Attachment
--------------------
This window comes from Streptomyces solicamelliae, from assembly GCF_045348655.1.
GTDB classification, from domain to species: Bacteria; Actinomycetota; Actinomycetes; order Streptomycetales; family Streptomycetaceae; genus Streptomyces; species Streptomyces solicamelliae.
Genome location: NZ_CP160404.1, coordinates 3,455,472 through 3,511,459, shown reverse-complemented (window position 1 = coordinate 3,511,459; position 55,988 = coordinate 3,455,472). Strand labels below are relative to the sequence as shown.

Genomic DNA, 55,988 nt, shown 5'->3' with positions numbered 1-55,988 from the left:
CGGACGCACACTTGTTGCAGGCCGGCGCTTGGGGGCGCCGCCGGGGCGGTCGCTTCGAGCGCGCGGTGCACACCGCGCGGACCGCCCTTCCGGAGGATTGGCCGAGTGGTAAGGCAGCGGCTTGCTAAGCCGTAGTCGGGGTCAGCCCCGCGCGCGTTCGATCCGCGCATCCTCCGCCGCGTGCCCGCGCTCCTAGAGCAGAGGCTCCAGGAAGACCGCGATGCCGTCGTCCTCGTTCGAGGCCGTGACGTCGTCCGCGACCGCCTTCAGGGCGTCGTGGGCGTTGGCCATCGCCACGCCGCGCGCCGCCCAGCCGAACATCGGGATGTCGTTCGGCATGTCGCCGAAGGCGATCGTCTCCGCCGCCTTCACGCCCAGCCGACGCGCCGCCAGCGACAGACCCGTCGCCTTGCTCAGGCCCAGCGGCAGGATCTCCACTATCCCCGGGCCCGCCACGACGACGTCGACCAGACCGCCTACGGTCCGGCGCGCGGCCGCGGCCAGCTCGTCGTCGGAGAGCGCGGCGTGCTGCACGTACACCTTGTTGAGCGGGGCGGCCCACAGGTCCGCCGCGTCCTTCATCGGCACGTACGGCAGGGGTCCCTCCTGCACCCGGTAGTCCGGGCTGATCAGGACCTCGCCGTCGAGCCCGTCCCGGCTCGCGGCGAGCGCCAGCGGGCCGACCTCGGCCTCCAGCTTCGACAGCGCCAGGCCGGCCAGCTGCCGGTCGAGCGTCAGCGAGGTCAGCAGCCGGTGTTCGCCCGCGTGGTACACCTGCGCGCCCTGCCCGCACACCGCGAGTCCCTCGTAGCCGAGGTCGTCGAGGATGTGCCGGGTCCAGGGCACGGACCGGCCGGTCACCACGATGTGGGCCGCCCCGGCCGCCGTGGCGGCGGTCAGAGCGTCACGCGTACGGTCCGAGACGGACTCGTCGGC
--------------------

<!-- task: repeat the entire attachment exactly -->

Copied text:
This window comes from Streptomyces solicamelliae, from assembly GCF_045348655.1.
GTDB classification, from domain to species: Bacteria; Actinomycetota; Actinomycetes; order Streptomycetales; family Streptomycetaceae; genus Streptomyces; species Streptomyces solicamelliae.
Genome location: NZ_CP160404.1, coordinates 3,455,472 through 3,511,459, shown reverse-complemented (window position 1 = coordinate 3,511,459; position 55,988 = coordinate 3,455,472). Strand labels below are relative to the sequence as shown.

Genomic DNA, 55,988 nt, shown 5'->3' with positions numbered 1-55,988 from the left:
CGGACGCACACTTGTTGCAGGCCGGCGCTTGGGGGCGCCGCCGGGGCGGTCGCTTCGAGCGCGCGGTGCACACCGCGCGGACCGCCCTTCCGGAGGATTGGCCGAGTGGTAAGGCAGCGGCTTGCTAAGCCGTAGTCGGGGTCAGCCCCGCGCGCGTTCGATCCGCGCATCCTCCGCCGCGTGCCCGCGCTCCTAGAGCAGAGGCTCCAGGAAGACCGCGATGCCGTCGTCCTCGTTCGAGGCCGTGACGTCGTCCGCGACCGCCTTCAGGGCGTCGTGGGCGTTGGCCATCGCCACGCCGCGCGCCGCCCAGCCGAACATCGGGATGTCGTTCGGCATGTCGCCGAAGGCGATCGTCTCCGCCGCCTTCACGCCCAGCCGACGCGCCGCCAGCGACAGACCCGTCGCCTTGCTCAGGCCCAGCGGCAGGATCTCCACTATCCCCGGGCCCGCCACGACGACGTCGACCAGACCGCCTACGGTCCGGCGCGCGGCCGCGGCCAGCTCGTCGTCGGAGAGCGCGGCGTGCTGCACGTACACCTTGTTGAGCGGGGCGGCCCACAGGTCCGCCGCGTCCTTCATCGGCACGTACGGCAGGGGTCCCTCCTGCACCCGGTAGTCCGGGCTGATCAGGACCTCGCCGTCGAGCCCGTCCCGGCTCGCGGCGAGCGCCAGCGGGCCGACCTCGGCCTCCAGCTTCGACAGCGCCAGGCCGGCCAGCTGCCGGTCGAGCGTCAGCGAGGTCAGCAGCCGGTGTTCGCCCGCGTGGTACACCTGCGCGCCCTGCCCGCACACCGCGAGTCCCTCGTAGCCGAGGTCGTCGAGGATGTGCCGGGTCCAGGGCACGGACCGGCCGGTCACCACGATGTGGGCCGCCCCGGCCGCCGTGGCGGCGGTCAGAGCGTCACGCGTACGGTCCGAGACGGACTCGTCGGC